Home: November 1983
By David Storey
Naturals' acting just like mardle
Sheringham Players have taken a David Storey play, "Home" which has all the ingredients of being depressing and serious, and transformed it into a highly amus¬ing and well-executed play.
The action centres on a terrace, and John Meikle is the first on stage, having several minutes of silence which could have been hurried by actors of lesser talent.
He is joined by Peter Castle in what appears to be a duologue between two old men, each reminiscing about their past.
In skill there is no dividing the two. They are naturals. It is hard to imagine they are not two people having an everyday conversation. The only detection that they are acting is the occa-sional stumbling over the words, few in comparison to the many spoken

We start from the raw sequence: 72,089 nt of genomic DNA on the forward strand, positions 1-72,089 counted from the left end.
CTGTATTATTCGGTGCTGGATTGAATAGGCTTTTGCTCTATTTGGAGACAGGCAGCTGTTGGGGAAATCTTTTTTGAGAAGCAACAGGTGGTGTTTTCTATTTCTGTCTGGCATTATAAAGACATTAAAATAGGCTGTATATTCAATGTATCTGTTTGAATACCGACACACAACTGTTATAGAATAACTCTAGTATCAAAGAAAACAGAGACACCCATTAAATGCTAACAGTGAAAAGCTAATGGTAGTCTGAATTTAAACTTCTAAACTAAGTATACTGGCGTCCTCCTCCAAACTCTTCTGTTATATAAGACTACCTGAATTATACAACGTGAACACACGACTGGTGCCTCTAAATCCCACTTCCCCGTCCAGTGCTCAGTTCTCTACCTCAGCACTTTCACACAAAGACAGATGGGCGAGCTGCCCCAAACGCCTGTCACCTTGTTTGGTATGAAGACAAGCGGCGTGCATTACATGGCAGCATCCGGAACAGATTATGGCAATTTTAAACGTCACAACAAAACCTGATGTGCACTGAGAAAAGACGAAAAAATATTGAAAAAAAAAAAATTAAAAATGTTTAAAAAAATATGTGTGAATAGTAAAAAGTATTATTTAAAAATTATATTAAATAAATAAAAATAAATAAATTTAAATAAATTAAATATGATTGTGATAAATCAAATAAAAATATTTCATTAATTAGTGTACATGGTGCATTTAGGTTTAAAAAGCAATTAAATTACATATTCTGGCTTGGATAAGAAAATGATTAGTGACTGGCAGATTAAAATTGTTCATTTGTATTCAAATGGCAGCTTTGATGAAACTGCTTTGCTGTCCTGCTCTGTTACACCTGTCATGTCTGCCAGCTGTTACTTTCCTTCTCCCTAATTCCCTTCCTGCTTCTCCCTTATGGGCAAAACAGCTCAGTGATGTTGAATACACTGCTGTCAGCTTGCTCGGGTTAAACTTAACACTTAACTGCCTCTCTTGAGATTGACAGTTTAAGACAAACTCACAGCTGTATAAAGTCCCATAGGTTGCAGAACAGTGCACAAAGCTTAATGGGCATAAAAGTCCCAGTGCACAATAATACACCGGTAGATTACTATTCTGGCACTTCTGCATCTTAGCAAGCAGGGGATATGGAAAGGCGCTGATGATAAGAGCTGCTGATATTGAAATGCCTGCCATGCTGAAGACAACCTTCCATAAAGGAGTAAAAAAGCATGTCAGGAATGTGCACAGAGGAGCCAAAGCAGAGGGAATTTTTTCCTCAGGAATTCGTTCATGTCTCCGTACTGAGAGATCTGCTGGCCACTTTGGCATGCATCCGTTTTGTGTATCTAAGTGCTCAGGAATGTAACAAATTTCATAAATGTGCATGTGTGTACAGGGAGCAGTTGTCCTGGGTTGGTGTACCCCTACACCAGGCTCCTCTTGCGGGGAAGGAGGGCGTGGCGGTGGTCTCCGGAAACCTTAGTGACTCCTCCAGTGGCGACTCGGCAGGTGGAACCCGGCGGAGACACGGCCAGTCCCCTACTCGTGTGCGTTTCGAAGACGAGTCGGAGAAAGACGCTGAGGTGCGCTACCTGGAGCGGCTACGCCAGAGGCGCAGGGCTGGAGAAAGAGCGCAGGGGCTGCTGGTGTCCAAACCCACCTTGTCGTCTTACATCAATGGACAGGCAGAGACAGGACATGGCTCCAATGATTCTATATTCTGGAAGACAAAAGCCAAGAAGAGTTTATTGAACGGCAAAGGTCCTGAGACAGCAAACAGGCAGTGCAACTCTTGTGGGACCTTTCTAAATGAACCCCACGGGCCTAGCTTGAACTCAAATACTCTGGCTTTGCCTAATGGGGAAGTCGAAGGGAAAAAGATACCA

It is not until they are joined by Peggy Francis and Joan Spall that the audience is given any indica¬tion the action is in a home of some sort.
Again, both are flawless. Joan Spall is remembered for her oohs, her catching laugh and sore feet, while Peggy Francis has some memorable lines.
When Ned Seago, also the direc¬tor, joins the cast, the audience is made aware that it is a mental home. Although his monosyllabic "No" and "Yes" are no indication of his talent, he was certainly convincing as a man with "part of his brain removed."
The final performance at the Little Theatre is tonight.
S. D. H.
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